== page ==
Editor's note: This column was originally published on RealMoney on Feb. 5, 2008 at 4:29 p.m. EDT. It's being republished as a bonus for TheStreet.com readers. For more information about subscribing to RealMoney, please
- Be patient. Being patient means refusing to trade all but the highest-quality setups, even if that means you wind up doing nothing that day. It's easy to "let the trade come to you" when there are trades coming at you left and right. It is much harder to be patient when good setups are few and far between. But that is what separates the pros from the amateurs. Many times the difference between success and failure isn't in the trades you make but in the trades you don't make.
- Lower your expectations. If I suspect the day will be narrow, then I need to set my targets lower. That sounds logical and obvious, but once we are in a trade, it's amazing how easy it is to fall into the traps of hope and greed. Who doesn't secretly hope against hope that your next trade will exceed all expectations? So it's a constant battle with yourself not to fall prey to emotion but to follow discipline and to exit conservatively on narrow days.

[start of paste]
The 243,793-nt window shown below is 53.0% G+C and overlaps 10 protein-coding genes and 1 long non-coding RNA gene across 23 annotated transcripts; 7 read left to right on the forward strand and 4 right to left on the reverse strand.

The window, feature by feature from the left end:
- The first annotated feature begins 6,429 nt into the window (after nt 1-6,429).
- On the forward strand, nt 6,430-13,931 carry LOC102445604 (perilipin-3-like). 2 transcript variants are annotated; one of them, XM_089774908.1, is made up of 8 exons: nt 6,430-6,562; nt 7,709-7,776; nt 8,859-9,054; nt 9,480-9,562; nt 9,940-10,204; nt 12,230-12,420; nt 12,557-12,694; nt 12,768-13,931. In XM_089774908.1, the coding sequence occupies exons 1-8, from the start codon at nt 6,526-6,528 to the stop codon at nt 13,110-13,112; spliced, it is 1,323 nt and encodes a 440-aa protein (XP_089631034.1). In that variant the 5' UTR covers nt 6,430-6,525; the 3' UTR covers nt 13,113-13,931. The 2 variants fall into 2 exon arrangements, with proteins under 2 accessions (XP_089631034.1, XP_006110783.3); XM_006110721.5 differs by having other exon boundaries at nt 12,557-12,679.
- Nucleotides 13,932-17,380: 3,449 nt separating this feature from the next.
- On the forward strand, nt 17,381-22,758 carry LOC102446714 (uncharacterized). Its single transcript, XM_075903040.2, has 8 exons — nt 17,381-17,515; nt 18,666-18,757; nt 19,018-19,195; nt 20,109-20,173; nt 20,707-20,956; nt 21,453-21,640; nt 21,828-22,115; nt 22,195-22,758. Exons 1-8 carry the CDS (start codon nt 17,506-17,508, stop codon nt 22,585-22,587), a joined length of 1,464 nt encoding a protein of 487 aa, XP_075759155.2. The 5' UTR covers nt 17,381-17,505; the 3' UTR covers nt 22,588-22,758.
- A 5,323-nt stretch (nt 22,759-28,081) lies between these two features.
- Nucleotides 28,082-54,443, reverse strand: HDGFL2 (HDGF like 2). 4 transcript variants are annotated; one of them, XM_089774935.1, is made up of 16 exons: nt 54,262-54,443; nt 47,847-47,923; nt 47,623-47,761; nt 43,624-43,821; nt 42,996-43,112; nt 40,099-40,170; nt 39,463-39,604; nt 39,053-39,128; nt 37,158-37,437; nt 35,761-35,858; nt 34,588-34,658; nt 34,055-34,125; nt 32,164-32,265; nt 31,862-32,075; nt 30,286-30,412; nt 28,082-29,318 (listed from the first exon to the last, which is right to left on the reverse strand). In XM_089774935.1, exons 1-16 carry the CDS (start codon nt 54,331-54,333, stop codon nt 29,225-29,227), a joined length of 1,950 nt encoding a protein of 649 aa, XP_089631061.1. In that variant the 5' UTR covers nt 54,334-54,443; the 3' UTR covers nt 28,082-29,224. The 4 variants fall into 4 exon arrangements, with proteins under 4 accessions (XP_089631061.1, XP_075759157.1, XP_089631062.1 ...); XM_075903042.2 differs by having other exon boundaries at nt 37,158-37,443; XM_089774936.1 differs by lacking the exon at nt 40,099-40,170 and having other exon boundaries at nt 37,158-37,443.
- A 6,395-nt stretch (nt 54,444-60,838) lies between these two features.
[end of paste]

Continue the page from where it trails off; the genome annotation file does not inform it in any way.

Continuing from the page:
- Go where the action is, but play it safe. There are a few stocks we have been trading lately that have wider ranges, larger swings and more potential for daytrades, particularly on narrow days when other stocks are not offering us much momentum. Among them are Baidu (BIDU), Google (GOOG), First Solar (FSLR), SunPower (SPWR) and DryShips (DRYS). These stocks are very fast traders, though, so I would not encourage anyone to trade them unless they are very good at controlling their trades and their emotions. One moment of hesitation on these can skin you alive, so you must be able to keep your stops.